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Handicapping the Kentucky Derby

Updated: 4/15/04

While the Kentucky Derby is a tremdous pageant and spectacle to watch, it is an absolute bear to handicap. Here are a few guidelines that will help narrow down the fields a bit. Please note that these are aimed toward picking a winner only but may give you some insights for horses to use in the exotics too. For an analysis of this year's contenders using these angles plus a few others, check back after post positions are drawn on April 28.

  • Don't pick a horse with a trainer or jockey making his first trip to the Derby. The stress of the media blitz is generally too much for them and they will make fatal mistakes.

  • Don't pick a horse with a new jockey. You really need to know your horse in a race like that so it isn't the place to pick someone getting on the horse for the first time. You might be able to make exceptions to this for some of the top jockeys but I still regard it as a negative factor even then.

  • Although it has been broken in recent years, picking a dual qualifier is still a good idea. Don't let it blind you to other horses though as the way trainers are running horses is changing and the Experimental Free Handicap won't be as important in the future, in my opinion.

  • Don't ignore dosage but don't follow it blindly. Look for a horse with a dosage profile that is highest in the middle giving it the classic bell shaped curve look. Try to stay away from horses with no stamina numbers (the two right most position in the profile). Where you should make exceptions is for horses with "young" pedigrees, ones with mostly younger horses in the early generations that haven't made it into the chef de race list yet to contribute to dosage figures. You can check out dosage profiles for each horse here. This year there are quite a few with nice dosage profiles, but the two that jump out to me as the best are St. Averil and Tapit.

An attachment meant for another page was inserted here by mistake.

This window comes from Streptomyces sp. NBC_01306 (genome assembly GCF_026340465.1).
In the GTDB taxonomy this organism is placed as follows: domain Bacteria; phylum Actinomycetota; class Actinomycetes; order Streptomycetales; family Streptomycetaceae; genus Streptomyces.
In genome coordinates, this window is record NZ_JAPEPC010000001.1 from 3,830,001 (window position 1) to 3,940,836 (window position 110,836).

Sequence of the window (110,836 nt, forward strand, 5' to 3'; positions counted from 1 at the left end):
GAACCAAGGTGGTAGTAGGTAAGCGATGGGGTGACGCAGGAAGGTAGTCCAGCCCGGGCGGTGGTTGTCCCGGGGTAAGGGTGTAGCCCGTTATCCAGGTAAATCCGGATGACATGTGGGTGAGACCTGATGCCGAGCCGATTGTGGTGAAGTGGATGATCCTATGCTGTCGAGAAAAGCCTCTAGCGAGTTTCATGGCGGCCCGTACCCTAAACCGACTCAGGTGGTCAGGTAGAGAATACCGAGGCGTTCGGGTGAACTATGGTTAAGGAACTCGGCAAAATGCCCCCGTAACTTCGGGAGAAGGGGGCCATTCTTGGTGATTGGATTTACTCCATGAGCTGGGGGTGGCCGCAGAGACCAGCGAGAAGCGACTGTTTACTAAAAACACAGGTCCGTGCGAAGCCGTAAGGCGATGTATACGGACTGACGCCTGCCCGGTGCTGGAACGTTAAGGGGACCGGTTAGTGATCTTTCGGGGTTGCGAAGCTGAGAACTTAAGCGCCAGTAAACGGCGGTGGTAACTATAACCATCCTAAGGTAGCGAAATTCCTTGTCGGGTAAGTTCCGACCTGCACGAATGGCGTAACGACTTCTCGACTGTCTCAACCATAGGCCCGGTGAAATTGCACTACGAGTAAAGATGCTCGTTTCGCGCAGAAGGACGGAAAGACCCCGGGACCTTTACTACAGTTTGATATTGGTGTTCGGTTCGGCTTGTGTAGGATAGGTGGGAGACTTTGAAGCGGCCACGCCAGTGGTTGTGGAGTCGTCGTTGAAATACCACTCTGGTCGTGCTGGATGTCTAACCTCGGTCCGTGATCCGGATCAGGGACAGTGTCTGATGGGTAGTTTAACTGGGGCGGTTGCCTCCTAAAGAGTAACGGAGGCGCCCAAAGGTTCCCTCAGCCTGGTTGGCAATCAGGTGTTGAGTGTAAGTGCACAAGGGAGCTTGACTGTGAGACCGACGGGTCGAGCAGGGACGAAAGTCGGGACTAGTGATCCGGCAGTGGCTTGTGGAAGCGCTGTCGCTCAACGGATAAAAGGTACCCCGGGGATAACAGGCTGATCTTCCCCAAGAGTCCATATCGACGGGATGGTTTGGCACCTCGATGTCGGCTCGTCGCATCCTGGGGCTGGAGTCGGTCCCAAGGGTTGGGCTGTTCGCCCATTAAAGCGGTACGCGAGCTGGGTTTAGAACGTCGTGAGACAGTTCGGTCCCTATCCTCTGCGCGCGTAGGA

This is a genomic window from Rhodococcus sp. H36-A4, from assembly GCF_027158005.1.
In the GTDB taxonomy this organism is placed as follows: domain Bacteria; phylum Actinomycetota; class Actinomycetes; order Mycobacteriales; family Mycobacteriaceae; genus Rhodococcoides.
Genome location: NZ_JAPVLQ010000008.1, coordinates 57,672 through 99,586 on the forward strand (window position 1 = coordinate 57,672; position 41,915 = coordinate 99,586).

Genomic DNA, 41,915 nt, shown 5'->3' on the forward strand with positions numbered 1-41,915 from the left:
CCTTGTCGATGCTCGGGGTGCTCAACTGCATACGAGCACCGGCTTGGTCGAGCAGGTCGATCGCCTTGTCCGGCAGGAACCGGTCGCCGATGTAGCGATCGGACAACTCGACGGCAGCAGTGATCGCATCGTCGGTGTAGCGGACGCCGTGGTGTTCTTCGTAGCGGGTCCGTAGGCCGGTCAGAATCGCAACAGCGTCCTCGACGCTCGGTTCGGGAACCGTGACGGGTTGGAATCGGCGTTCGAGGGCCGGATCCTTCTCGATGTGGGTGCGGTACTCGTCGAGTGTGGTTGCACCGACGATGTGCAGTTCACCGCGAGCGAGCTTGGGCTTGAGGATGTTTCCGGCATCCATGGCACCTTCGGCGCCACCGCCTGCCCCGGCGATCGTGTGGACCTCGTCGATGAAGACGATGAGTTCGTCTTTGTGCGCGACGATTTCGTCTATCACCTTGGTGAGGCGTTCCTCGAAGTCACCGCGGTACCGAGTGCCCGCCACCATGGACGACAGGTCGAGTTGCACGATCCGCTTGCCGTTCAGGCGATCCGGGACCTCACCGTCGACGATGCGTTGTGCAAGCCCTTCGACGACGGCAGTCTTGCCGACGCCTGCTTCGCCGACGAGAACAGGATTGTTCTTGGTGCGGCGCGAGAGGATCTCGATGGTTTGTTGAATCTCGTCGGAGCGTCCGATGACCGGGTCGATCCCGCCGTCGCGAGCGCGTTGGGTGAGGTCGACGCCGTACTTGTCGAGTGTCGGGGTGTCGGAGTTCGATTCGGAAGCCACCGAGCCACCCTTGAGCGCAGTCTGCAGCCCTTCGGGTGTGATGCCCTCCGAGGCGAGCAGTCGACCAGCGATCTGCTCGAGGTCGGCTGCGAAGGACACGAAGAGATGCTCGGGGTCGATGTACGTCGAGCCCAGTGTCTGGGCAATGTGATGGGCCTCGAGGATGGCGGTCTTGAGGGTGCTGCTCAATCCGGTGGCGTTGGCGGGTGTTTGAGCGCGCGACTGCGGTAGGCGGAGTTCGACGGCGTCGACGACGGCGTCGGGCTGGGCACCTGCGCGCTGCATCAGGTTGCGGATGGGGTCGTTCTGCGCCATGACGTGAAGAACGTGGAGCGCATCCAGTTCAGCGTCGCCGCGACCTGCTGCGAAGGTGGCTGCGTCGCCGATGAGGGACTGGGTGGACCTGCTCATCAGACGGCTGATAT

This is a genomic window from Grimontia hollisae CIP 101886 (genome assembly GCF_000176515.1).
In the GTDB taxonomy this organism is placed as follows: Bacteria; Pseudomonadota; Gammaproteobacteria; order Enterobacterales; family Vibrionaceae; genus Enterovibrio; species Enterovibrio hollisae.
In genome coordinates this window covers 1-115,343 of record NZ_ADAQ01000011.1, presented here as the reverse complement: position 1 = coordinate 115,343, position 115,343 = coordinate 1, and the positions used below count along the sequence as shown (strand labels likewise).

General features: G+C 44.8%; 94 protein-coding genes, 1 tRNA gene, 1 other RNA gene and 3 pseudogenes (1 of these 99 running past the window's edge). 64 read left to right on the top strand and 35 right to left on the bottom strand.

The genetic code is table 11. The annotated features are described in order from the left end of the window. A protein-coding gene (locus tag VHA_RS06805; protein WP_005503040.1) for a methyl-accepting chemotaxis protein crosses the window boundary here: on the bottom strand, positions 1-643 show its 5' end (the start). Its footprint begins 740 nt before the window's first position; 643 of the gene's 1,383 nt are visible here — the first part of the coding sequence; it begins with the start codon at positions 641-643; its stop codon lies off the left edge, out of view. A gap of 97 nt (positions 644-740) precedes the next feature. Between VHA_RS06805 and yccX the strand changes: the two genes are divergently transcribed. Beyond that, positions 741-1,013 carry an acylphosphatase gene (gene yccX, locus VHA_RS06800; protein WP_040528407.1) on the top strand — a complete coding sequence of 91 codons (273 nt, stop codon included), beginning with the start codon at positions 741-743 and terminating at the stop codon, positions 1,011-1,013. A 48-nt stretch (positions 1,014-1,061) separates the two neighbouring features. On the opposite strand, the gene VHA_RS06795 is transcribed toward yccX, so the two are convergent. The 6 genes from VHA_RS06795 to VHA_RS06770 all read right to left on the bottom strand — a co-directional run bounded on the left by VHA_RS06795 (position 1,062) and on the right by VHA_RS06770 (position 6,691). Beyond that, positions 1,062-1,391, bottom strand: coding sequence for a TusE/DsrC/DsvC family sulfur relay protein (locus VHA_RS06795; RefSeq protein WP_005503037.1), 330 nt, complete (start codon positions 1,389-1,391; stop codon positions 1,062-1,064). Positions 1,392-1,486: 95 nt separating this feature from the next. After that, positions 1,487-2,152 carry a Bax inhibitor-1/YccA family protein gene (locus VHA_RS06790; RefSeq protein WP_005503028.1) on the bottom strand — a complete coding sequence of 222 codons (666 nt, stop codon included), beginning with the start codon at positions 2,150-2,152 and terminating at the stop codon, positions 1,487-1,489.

• Stay away from horses with no two year old starts and/or fewer than 6 starts lifetime. This may change in the future though because horses are not racing as much in general as in the past.

  • Your pick should have finished in the money in his last pre-Derby start. Since 1957, only Sea Hero and Thunder Gulch have broken this and they were both 4th in their final prep. A strong late move in that race is a big plus.

  • Your pick must be a stakes winner and have run in at least one 1 1/8 mile prep race. He must have either 3 or 4 prep races since January 1st, no more, no less.

  • Don't pick the post time favorite or the Breeders' Cup Juvenile winner. They just don't win, at least not since 1979 except for 2002 when favorite Fusaichi Pegasus won.

  • Pay close attention to the horse's Churchill Downs workouts. Bullets there are important as are 5 furlong or longer works.

  • Horses with good tactical speed and the ability to stalk have preference over pure speed or rally from way back types. Proven ability to handle bad traffic situations is a plus.

  • Stay away from geldings. No gelding has won since 1929 except Funny Cide in 2003. Flip side of this is not many geldings are entered as horses good enough for the Derby are rarely gelded.

  • At least one race on a Kentucky track is a plus. Eliminate horses who have raced poorly at Churchill Downs in the past as some horses just hate that track.

  • If D. Wayne Lukas or Bob Baffert enter more than one horse, beware the one they doesn't hype. Thunder Gulch and Charismatic are perfect examples of this.

  • The Derby has a huge field, up to 20 horses, so traffic is a big problem. Remember that anything can happen with all the bumping that will go on.

Find the horse who fits the most of these criteria and you might just find the Kentucky Derby winner. For another opinion on handicapping the Derby, check the 10-step program updated from KY Hoofs a few years ago using the horses for 1998. And you might want to check out this article from American Turf Monthly on Derby handicapping angles.

Photo ©2003 Cindy Pierson Dulay, licensed to About.

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